Toronto Council votes. The score: one for the environment, zero for curmudgeons

Post by Eric Mang in ,

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jarvis-street
Toronto's Jarvis Street

On Monday, in a 28-16 vote, Toronto City Council approved the redesign of Jarvis Street, which will see the end of a reversible centre lane (a lane that allowed for a third lane of traffic south in morning rush hour traffic and a third lane north for the afternoon rush) and the addition of bike lanes.

If New York City has the political will to redesign boroughs like Manhattan to be more bike and pedestrian friendly, so should Toronto. We are a big town and downtown core traffic is a colossal mess.

But you cannot improve traffic flow by adding more lanes or more streets or more highways. Instead, you encourage more car-use. Rather, we need to look at ways to reduce the reliance on the automobile and move people around the city efficiently and quickly using public transit and safer modes of active transport (i.e. by foot and by bike).

Making Jarvis more bike-friendly is a good first step (or good first pedal).

I enjoy getting around on my bike and quite often I take my 2-year-old daughter with me. I am cautious, I respect the rules of the road, but if you whip open your car door into my path (known as the “door prize”) I will unleash a stream of fury and invective at you like you’ve never before witnessed. Although I’m not a proponent of physical violence, if you were, through carelessness and absent-mindedness, to harm my baby, I would make like the Governor General and eat your heart raw.

Most motorists (and I am one) are careful. But every year, some idiot riding around in four thousand pounds of steel and glass cuts me off or brushes my arm with a side mirror.

This is why we need to look to the 21st century and plan on how we make Toronto a safer city for cyclists and pedestrians and stop sulking about in the mid-twentieth when car was king.

In a dissenting vote, perennially grumpy and old-school Councillor Doug Holyday said that he uses bike lanes in Etobicoke (a municipality he was mayor of pre-amalgamation) and he asserts that he sees no one on the bike paths. Councillor Holyday needs to think about evidence and not anecdotes and experience (besides, what does the absence of cyclists in his little patch of turf say about: a) policies he did or didn’t enact when he was mayor of Etobicoke; b) how he is unable to view Toronto as a whole, beyond the limits of his ward). If we’re going to play the Holyday game of “the truth is as I see it”, then my patch of the Danforth supports more bike paths and better cyclist safety because everyone and their daughter is on a bike.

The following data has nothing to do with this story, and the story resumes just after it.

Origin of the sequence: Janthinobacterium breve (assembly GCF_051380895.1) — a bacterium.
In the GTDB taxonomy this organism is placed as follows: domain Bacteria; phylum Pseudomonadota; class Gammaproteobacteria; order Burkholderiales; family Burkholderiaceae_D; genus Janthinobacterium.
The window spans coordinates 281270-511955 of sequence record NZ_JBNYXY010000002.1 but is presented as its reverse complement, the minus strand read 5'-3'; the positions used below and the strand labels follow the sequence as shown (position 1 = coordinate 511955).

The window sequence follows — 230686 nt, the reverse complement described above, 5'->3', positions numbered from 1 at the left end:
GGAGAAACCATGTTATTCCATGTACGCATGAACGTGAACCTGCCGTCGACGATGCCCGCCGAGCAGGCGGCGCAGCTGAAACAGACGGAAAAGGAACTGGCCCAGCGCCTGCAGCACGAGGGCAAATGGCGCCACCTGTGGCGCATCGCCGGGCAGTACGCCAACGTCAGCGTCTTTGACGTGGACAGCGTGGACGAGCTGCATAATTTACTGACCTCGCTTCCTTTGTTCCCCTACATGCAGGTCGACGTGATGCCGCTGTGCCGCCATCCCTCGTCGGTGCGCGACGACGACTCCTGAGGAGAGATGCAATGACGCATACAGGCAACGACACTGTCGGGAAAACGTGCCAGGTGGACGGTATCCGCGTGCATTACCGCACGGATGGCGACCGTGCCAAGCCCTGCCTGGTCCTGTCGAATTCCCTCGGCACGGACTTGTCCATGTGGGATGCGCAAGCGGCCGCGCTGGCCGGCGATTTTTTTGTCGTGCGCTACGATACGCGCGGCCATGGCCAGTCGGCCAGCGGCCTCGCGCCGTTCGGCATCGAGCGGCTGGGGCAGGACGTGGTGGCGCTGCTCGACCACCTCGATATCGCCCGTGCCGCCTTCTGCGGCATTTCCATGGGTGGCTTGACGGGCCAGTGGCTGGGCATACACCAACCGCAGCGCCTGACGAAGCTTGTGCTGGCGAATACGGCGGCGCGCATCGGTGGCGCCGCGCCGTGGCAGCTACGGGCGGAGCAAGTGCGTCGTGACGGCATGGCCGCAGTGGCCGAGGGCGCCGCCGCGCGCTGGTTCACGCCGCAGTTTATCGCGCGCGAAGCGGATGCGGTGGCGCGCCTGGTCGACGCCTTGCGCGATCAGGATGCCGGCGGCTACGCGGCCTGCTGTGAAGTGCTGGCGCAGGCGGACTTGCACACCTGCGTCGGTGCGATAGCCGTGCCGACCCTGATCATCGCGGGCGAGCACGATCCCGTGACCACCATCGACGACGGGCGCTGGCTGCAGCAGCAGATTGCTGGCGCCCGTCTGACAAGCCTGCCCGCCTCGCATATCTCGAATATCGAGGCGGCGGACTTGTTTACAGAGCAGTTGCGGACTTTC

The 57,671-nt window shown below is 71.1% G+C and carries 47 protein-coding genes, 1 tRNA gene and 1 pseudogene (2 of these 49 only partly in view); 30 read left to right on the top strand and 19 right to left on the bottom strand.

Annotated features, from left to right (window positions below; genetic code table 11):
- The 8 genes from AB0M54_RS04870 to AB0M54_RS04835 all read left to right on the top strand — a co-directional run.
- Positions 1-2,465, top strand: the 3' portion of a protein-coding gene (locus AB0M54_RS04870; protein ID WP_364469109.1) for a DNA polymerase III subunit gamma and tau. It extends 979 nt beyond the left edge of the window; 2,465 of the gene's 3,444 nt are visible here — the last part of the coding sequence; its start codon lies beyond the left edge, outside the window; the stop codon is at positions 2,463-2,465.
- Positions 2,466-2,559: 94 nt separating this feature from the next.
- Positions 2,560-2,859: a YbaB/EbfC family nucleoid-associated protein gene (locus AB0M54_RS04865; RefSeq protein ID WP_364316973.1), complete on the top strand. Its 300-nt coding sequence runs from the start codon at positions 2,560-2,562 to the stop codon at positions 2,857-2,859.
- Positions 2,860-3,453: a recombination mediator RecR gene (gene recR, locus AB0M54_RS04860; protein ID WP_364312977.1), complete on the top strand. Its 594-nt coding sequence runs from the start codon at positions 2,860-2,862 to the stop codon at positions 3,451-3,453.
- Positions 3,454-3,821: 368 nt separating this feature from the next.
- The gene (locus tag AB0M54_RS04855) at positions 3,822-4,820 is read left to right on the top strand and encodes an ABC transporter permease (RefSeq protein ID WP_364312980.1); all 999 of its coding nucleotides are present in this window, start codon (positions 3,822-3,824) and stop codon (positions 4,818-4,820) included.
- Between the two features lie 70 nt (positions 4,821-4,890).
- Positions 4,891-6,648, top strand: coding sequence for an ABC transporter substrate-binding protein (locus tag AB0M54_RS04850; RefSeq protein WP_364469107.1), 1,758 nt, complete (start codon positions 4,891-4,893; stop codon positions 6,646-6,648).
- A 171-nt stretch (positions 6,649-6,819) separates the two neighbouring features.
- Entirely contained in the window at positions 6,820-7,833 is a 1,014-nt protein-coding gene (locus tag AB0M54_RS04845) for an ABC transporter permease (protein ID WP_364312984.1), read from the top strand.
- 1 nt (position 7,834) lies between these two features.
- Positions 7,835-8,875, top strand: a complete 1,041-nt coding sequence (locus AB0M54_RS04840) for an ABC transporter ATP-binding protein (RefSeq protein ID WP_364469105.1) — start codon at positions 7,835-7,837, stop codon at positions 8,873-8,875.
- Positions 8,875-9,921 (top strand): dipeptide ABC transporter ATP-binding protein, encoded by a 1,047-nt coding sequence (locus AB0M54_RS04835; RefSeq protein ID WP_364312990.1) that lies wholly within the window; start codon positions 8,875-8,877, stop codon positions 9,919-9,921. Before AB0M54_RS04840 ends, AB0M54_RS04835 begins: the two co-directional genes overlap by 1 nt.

It seems that bike commuters constitute a fairly small 2% of the commuting population (so if Holyday were only talking about the bike-to-work crowd, he may be on to something). But that’s only people getting to work (many of us would like to see that number grow). Bike safety and lanes are for everyone who bikes, many of whom are recreational peddlers or cyclists running errands on a sunny Saturday afternoon.

The second historic vote, winning 36-2, is for mandatory green roofs on new builds. We reported on this at the beginning of May and, starting January 2010 for new residential buildings and January 2011 for industrial buildings, green roofs will be a part of Toronto’s cityscape.

Although the new green roof rules are being characterized as comprehensive, Toronto will still lag behind its sister city, Chicago, with respect to green roof square footage. But it’s a start.

The aforementioned Councillor Holyday was one of the two dissenting votes. Drawing inspiration from the dark ages and preferring to utter statements soaked in cynicism, when told that Toronto could become a leader in enacting tougher environmental regulations, Holyday asked why we have to be first?

Okay Councillor Holyday, you don’t want to be first when it comes to environmental initiatives and you don’t think bike lanes are worthwhile because people in Toronto don’t actually use their bikes. What do you want for this city? What do you stand for? How will your ossified ways of thinking prepare us for today and tomorrow?

While you ponder those questions, I will celebrate these two victories.

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